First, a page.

PM responds to Nasrallah threat: Will deal ‘crushing blow’ if Hezbollah attacks
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PM responds to Nasrallah threat: Will deal ‘crushing blow’ if Hezbollah attacks

PM denounces terror group’s ‘arrogant’ leader, who warned Israel could be wiped out in war between US and Iran and specified potential Israeli targets

Prime Minister Benjamin Netanyahu attends the weekly cabinet meeting in Jerusalem on July 14, 2019. (Ronen Zvulun/POOL/AFP)
Prime Minister Benjamin Netanyahu attends the weekly cabinet meeting in Jerusalem on July 14, 2019. (Ronen Zvulun/POOL/AFP)

Prime Minister Benjamin Netanyahu on Sunday warned the Hezbollah terror group that Israel would deal a “crushing” blow to Lebanon if it attacks, two days after the organization’s leader Hassan Nasrallah warned Israel could be “wiped out” during a potential war between the United States and Iran.

“Over the weekend we heard Nasrallah’s arrogant words about his attack plans,” Netanyahu said at the outset of the weekly cabinet meeting. “Let me be clear that if Hezbollah dares to commit an act of stupidity and attack Israel — we will deal it and Lebanon a crushing military blow.

“But unlike Nasrallah, I do not intend to detail our plans,” Netanyahu added. “It would be enough to mention that for years Nasrallah dug terror tunnels which we demolished within days. As the saying goes — don’t count your chickens before they are hatched.”

In an interview broadcast Friday on Hezbollah’s Al Manar televison, Nasrallah said: “Iran is able to bombard Israel with ferocity and force. When the Americans understand that this war could wipe out Israel, they will reconsider.”

During the interview, a chuckling Nasrallah referred to a map of Israel and pointed to strategic military and civilian targets which he said Hezbollah could hit, including Ben Gurion Airport, arms depots, petrochemical and water desalinization plants, and the Ashdod port.

He claimed that an attack on Haifa’s ammonia storage tanks — which have been emptied out — would cause tens of thousands of casualties. He also specified that his missiles could hit the southern Israeli city of Eilat on the Red Sea. The question would be “which of us would send the other back to the Stone Age,” he declared.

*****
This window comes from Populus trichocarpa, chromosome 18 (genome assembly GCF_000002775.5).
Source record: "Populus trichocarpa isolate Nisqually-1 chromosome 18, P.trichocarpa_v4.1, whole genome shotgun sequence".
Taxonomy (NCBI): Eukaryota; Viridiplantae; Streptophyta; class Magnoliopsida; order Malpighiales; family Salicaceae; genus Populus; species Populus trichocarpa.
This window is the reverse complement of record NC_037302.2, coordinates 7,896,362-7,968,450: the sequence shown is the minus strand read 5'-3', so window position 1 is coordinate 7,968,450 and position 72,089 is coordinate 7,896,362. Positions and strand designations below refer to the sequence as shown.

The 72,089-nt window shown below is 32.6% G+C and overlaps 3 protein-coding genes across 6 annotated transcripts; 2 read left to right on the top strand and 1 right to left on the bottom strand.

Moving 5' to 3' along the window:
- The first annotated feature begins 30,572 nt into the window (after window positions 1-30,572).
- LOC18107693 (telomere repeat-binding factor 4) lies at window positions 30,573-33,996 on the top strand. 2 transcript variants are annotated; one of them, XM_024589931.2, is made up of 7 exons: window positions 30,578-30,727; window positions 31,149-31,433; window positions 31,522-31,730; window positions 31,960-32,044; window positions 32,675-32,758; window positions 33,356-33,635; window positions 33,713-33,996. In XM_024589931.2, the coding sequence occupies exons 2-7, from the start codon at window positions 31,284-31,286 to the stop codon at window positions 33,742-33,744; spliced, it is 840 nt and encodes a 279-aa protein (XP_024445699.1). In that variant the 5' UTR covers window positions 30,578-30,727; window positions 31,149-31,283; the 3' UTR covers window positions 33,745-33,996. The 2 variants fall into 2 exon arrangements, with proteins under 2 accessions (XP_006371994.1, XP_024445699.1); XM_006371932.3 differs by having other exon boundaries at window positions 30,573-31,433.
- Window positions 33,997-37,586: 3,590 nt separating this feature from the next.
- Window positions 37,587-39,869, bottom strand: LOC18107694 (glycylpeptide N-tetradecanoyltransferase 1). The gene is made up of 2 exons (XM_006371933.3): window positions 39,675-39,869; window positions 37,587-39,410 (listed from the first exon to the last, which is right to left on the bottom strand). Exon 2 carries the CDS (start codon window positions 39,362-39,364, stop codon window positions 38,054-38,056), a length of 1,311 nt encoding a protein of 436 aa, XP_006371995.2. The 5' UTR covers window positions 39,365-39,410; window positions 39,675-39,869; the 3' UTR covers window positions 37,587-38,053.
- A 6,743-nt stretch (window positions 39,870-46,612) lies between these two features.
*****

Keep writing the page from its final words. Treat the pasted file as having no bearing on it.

Hezbollah leader Sheikh Hassan Nasrallah points to a map of Israel, and specifies potential targets, in a July 12, 2019, TV interview. (Channel 13 screenshot)

Israel has long warned that Hezbollah plans to try and invade northern Israel in any future war and recently uncovered several attack tunnels built deep into Israel that were supposed to allow its fighters to enter into Israel.

The exchange came amid soaring tensions between the US and Iran and after the US House of Representatives voted to restrict US President Donald Trump’s ability to attack Iran, voicing fear that his hawkish policies are pushing toward a needless war.

It was not clear if Nasrallah had been referring to Iran’s arsenal of long-range missiles or the tens of thousands of rockets and missiles that Iran has supplied the Lebanese Hezbollah.

In this photo provided November 5, 2018, by the Iranian Army, a Sayyad 2 missile is fired by the Talash air defense system during drills in an undisclosed location in Iran. (Iranian Army via AP)

Also during the interview, Nasrallah said his Iran-backed group had significantly improved its military capabilities since the 2006 war between Hezbollah and Israel.

“Our weapons have been developed in both quality and quantity, we have precision missiles and drones,” he said in the interview to mark 13 years since the war.

In recent weeks the US has sent thousands of troops, an aircraft carrier, nuclear-capable B-52 bombers and advanced fighter jets to the Middle East, and fears are growing of a wider conflict after mysterious oil tanker attacks near the Strait of Hormuz blamed on Iran, attacks by Iranian-backed rebels in Yemen on Saudi Arabia, and Iran’s downing of a US military drone.

The USS Abraham Lincoln sails south in the Suez canal near Ismailia toward the Persian Gulf, May 9, 2019. (Suez Canal Authority via AP)

Iran has recently begun surpassing uranium enrichment limits set in its 2015 nuclear deal with world powers in response to Trump’s decision to pull the US out of the accord a year ago.

The US has also re-imposed tough sanctions on Tehran’s oil exports, exacerbating an economic crisis that has sent its currency plummeting.

Last Tuesday, Washington announced fresh sanctions against Hezbollah, targeting elected officials from the movement for the first time.

Hezbollah is considered to be a terrorist organization by Israel, the United States, the European Union, the Arab League and others, and is the only faction not to have disarmed after the Lebanese 1975-1990 civil war.

But it is also a major political player in the small Mediterranean country, taking 13 seats in parliament last year and securing three posts in the current cabinet.

Times of Israel staff and agencies contributed to this report.

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